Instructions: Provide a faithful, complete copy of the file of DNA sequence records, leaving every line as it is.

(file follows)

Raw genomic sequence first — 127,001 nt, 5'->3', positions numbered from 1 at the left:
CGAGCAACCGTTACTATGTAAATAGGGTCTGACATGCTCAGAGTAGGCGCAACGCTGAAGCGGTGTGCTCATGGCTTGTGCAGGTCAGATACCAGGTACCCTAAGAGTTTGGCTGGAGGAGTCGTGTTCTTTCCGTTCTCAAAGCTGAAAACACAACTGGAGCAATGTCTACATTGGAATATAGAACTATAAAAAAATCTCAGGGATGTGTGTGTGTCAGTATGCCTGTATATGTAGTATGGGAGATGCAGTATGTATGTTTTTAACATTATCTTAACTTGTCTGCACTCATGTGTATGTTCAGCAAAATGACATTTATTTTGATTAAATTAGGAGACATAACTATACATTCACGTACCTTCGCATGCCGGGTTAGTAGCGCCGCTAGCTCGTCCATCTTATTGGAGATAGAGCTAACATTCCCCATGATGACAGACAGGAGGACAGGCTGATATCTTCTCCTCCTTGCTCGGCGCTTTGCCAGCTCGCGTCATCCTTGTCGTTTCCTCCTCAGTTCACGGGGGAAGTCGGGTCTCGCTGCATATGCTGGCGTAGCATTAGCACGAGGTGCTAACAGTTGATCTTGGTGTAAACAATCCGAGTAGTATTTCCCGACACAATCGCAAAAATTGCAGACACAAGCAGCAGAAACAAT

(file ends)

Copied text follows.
Raw genomic sequence first — 127,001 nt, 5'->3', positions numbered from 1 at the left:
CGAGCAACCGTTACTATGTAAATAGGGTCTGACATGCTCAGAGTAGGCGCAACGCTGAAGCGGTGTGCTCATGGCTTGTGCAGGTCAGATACCAGGTACCCTAAGAGTTTGGCTGGAGGAGTCGTGTTCTTTCCGTTCTCAAAGCTGAAAACACAACTGGAGCAATGTCTACATTGGAATATAGAACTATAAAAAAATCTCAGGGATGTGTGTGTGTCAGTATGCCTGTATATGTAGTATGGGAGATGCAGTATGTATGTTTTTAACATTATCTTAACTTGTCTGCACTCATGTGTATGTTCAGCAAAATGACATTTATTTTGATTAAATTAGGAGACATAACTATACATTCACGTACCTTCGCATGCCGGGTTAGTAGCGCCGCTAGCTCGTCCATCTTATTGGAGATAGAGCTAACATTCCCCATGATGACAGACAGGAGGACAGGCTGATATCTTCTCCTCCTTGCTCGGCGCTTTGCCAGCTCGCGTCATCCTTGTCGTTTCCTCCTCAGTTCACGGGGGAAGTCGGGTCTCGCTGCATATGCTGGCGTAGCATTAGCACGAGGTGCTAACAGTTGATCTTGGTGTAAACAATCCGAGTAGTATTTCCCGACACAATCGCAAAAATTGCAGACACAAGCAGCAGAAACAAT